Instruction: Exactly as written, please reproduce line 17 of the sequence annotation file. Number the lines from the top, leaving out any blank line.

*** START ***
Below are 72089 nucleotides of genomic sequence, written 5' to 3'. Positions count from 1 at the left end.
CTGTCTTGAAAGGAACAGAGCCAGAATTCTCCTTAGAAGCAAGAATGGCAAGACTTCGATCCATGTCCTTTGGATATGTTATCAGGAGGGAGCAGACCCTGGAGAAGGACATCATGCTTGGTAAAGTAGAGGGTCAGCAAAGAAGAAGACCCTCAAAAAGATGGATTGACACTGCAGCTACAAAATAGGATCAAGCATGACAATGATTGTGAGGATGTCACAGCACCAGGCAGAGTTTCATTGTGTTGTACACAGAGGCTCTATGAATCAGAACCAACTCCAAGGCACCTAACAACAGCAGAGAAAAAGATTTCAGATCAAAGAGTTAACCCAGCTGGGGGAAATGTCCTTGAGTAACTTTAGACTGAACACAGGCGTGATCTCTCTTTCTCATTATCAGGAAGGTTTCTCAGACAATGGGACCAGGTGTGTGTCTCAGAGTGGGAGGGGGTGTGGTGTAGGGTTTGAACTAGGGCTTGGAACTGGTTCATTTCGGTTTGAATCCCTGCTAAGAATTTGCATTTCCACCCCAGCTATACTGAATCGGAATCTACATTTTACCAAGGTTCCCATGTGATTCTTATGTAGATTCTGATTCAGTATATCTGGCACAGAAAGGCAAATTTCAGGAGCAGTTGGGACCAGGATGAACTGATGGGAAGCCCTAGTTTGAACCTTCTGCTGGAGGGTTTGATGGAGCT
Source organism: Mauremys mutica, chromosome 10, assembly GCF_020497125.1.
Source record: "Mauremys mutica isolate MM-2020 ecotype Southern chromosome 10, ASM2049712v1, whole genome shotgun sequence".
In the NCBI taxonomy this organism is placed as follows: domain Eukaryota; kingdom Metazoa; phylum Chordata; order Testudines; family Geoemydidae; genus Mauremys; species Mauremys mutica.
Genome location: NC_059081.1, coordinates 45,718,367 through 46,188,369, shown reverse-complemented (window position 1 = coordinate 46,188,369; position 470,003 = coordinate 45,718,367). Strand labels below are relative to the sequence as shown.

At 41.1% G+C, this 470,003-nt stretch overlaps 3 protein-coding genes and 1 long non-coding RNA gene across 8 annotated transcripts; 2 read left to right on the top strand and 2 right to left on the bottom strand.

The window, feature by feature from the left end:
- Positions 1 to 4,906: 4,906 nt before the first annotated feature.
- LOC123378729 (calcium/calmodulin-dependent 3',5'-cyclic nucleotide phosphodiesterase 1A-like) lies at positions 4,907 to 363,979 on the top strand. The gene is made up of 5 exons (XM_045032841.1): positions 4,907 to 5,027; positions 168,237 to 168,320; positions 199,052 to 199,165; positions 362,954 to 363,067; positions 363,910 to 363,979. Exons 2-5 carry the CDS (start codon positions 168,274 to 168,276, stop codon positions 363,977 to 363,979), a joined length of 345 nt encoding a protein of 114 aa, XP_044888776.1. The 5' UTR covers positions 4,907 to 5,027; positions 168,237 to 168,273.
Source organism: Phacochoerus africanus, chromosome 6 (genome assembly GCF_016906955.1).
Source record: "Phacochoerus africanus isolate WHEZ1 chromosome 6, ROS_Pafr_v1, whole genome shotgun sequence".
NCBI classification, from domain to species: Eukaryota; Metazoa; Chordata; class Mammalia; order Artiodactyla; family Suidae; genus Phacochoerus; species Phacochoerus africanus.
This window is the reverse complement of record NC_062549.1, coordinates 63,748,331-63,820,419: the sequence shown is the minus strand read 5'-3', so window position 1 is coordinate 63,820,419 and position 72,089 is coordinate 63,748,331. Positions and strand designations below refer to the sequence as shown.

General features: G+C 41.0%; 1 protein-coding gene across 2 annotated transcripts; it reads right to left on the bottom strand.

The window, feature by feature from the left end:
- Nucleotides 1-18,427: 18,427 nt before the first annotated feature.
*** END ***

- Nucleotides 1-18,427: 18,427 nt before the first annotated feature.